Oh dear, not again - New Zealand fund managers rated the most stink in the world by research house Morningstar.
Just as in its 2009 report, New Zealand funds management industry was graded D- in Morningstar's 2011 analysis, bottom of the pile of 22 jurisdictions.
That's not as bad as it sounds.
I refer you to my comments posted after the Morningstar 2009 effort - they still look good to me.
My main point was, and I think Morningstar will back me up here, is that the study is not a measure of how good fund managers in different countries are at being fund managers (ie - making money for their investors).
Secondly, I argued that the Morningstar scoring system is skewed to a researcher point of view of the world rather than how investors might weight the importance of funds management attributes.
For example, Morningstar makes a big deal out of how fund managers in New Zealand (and Australia for that matter) are not required to disclose portfolio holdings - both countries got huge mark-downs for that behaviour.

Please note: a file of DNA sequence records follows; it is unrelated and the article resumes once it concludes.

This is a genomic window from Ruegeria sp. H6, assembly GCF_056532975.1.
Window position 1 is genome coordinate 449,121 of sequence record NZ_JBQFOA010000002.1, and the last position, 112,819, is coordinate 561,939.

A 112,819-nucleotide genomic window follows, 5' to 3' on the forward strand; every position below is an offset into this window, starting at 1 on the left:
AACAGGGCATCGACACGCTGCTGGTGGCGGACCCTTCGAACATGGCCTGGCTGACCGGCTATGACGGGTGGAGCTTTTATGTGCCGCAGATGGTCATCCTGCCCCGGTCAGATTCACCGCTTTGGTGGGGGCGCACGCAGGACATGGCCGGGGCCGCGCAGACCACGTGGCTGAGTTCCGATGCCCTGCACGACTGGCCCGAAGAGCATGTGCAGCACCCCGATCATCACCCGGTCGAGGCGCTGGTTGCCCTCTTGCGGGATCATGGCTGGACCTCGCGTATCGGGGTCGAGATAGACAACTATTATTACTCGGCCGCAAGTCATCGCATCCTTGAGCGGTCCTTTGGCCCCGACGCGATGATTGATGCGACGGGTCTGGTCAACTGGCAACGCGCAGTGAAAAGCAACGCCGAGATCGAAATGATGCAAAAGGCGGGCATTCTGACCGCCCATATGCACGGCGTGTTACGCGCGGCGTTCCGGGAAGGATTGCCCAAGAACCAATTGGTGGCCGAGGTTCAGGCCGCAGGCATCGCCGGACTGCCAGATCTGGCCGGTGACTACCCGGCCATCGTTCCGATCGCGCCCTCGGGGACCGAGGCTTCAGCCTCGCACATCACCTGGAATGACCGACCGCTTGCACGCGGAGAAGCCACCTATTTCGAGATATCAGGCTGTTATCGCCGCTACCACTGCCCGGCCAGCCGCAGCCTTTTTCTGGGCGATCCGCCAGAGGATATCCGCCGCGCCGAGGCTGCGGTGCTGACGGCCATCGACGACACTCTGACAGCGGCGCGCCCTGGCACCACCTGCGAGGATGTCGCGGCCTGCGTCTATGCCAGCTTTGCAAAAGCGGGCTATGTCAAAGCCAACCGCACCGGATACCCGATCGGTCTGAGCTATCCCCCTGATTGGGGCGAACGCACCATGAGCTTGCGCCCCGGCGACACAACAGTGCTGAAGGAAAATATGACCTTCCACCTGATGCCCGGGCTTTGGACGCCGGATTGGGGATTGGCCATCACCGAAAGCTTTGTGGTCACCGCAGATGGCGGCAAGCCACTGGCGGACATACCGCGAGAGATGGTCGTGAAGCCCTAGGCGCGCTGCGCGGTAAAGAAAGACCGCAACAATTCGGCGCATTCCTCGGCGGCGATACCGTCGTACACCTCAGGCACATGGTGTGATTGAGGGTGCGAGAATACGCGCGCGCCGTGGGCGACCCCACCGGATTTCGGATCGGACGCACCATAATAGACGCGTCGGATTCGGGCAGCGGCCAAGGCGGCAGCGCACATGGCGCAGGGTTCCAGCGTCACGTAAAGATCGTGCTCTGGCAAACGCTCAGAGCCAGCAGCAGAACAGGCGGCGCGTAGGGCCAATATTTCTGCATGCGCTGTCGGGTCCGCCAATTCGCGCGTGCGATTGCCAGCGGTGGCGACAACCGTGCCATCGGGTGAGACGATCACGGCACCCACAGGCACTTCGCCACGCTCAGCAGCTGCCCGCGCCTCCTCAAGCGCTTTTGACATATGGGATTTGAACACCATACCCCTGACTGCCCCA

Meanwhile, Canada, where fund fees and taxes are just about world's worst, scraped in with a Morningstar C+, ahead of the C rated Australia. Both NZ and Australia scored pretty well on fund manager fees (not so good on taxes, but not so bad as Canada either) - call me old-fashioned but I reckon investors are more concerned that their funds don't cost much or will be taxed highly than knowing the exact contents of their portfolios.
Even so, Morningstar is right to argue for full disclosure of portfolio holdings and the industry should get on with it, can't hurt.
Next time round, New Zealand might lift itself out of the Morningstar D-grade (or 'achievement' level as per modern school report language) as the current score did not take account of industry upgrades in progress such as the coming mega-regulator Financial Markets Authority and new fund disclosure proposals that promise an age of transparency.
We could be as good as Belgium (C) or even Thailand (A-).